Boeing has launched an intensive multimedia campaign across Canada to remind public of its investments and contribution to Ottawa’s economic growth.
The public relations offensive campaign comes a week after US Department of Commerce’s imposition of almost 300 per cent import duty on Bombardier CSeries commercial jets in response to a Boeing complaint about the Canadian government subsidizing the cost of Bombardier aircraft. Boeing had alleged the Bombardier planes were highly subsided and being sold into the American market at cut-rate prices.
Canada has earlier threatened to retaliate by excluding Boeing in future defense contracts. Canada has suspended the planned sole-acquisition of 18 Super Hornet jet fighters for replacing a subset of the CF-18 Hornet fleet.
Boeing said that the public outreach campaign will distribute detailed information about the company's work with its 560 Canadian suppliers, the more than 17,500 jobs supported in the supplier network, the company's extensive operations with 2,000 employees, and its substantial contribution to Canada's economy. Information will be shared through traditional and digital media outlets.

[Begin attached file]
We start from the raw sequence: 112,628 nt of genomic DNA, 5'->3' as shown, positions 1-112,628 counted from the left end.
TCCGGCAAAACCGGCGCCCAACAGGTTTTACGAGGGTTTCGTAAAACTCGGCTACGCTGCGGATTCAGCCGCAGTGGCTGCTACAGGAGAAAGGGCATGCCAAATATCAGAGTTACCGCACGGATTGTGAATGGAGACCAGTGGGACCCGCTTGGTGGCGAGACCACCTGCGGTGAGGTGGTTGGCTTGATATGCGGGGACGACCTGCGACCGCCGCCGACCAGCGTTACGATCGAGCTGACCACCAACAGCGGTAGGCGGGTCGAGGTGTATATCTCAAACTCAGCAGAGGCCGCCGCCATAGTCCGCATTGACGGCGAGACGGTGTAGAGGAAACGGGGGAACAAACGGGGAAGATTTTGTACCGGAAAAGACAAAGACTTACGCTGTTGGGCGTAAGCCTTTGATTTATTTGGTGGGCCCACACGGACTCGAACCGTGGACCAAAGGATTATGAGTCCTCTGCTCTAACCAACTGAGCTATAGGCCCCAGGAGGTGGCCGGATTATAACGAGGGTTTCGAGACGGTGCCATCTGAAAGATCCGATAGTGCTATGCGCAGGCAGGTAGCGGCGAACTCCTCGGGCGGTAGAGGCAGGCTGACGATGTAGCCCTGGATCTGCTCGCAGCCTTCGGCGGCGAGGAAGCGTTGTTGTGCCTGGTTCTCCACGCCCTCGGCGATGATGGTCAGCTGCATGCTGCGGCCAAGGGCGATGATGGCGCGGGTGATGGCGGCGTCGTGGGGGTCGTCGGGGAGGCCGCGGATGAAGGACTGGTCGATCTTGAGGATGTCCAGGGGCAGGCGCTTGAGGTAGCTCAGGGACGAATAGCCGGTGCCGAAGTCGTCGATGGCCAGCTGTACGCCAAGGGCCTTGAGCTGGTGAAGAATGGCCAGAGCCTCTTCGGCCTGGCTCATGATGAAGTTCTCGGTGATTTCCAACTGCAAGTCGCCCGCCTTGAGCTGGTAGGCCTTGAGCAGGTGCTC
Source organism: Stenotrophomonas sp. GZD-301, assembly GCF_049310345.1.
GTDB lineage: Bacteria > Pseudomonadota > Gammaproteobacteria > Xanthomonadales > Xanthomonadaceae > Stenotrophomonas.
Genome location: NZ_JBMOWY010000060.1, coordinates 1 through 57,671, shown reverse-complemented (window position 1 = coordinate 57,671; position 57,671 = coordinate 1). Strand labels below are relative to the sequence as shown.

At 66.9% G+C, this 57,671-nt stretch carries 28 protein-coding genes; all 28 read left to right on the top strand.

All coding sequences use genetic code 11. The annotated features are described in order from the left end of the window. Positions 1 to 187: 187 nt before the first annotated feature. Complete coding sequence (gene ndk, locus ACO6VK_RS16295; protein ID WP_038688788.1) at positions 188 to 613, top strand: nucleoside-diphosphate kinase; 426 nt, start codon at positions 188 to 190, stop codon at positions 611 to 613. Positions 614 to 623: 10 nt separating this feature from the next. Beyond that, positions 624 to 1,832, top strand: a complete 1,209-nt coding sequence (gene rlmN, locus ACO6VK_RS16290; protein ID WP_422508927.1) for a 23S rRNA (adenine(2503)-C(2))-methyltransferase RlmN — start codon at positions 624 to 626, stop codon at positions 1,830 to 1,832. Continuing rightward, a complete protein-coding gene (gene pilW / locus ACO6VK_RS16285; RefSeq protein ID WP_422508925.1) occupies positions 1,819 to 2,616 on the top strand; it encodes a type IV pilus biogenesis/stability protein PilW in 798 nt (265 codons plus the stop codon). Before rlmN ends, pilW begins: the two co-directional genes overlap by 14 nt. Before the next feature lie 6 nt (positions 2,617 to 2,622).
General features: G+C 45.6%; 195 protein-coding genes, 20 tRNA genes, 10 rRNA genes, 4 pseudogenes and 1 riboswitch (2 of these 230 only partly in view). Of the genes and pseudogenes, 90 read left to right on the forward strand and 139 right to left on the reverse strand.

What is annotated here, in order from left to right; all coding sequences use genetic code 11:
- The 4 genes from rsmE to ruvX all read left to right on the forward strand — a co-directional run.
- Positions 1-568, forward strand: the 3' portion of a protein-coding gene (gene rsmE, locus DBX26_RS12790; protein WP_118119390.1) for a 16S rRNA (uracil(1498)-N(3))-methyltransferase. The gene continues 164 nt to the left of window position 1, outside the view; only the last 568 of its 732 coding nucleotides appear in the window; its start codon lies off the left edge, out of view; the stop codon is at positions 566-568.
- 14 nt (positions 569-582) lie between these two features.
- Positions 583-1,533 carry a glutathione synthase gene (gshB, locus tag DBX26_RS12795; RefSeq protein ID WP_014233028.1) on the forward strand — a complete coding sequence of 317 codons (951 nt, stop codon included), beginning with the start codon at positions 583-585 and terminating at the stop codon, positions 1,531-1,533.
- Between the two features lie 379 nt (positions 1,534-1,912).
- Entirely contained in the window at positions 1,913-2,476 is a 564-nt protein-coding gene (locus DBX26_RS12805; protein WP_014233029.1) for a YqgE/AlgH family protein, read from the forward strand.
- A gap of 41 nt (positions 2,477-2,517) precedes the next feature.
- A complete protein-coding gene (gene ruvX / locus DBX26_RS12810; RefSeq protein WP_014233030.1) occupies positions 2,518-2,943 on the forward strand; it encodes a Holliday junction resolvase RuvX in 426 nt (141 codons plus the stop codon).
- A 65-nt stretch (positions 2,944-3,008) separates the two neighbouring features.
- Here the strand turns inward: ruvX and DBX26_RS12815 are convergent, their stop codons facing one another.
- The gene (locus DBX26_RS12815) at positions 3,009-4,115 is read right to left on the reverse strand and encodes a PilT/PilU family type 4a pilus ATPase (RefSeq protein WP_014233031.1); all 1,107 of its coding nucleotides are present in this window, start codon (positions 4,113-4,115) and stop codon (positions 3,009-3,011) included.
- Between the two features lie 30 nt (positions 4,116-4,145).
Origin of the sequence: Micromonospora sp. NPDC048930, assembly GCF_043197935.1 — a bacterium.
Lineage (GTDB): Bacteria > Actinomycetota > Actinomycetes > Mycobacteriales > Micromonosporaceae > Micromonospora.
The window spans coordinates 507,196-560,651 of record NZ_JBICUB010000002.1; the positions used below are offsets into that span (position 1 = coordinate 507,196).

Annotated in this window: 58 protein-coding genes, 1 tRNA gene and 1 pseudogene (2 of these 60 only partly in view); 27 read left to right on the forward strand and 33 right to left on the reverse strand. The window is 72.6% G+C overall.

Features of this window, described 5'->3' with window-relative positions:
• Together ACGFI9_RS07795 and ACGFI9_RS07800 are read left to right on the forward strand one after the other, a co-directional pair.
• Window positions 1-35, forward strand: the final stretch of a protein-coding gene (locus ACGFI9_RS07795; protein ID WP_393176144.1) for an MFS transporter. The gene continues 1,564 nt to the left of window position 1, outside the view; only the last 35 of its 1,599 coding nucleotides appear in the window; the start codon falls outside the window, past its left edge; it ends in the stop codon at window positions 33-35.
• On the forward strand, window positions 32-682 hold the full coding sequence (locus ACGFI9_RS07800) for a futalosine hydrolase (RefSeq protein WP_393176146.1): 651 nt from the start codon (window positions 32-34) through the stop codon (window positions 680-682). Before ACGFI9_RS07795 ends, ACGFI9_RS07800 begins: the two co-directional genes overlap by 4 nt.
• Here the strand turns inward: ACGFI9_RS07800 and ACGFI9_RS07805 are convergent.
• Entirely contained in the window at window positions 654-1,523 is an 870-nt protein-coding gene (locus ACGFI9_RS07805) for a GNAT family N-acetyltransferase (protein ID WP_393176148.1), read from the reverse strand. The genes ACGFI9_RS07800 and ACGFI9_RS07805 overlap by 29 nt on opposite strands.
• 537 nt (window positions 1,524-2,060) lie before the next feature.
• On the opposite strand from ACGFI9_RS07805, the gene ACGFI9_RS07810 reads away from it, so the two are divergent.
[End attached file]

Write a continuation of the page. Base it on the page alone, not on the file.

"Boeing contributes approximately $4 billion Canadian dollars annually to Canada's economic growth and development, which is nearly 14 percent of Canada's entire aerospace economic impact," said Kim Westenskow, managing director, Boeing Canada. "What we accomplish together benefits Canada and the entire global aerospace industry. It is a compelling story that is overdue to be told."
The first phase of the campaign will run on television, traditional and online radio and across various digital platforms, the company said in its press statement Tuesday.
The Canadian government has submitted an expression of interest to buy used Boeing F/A-18 Hornet fighter jets from Australia amidst a trade dispute with the United States.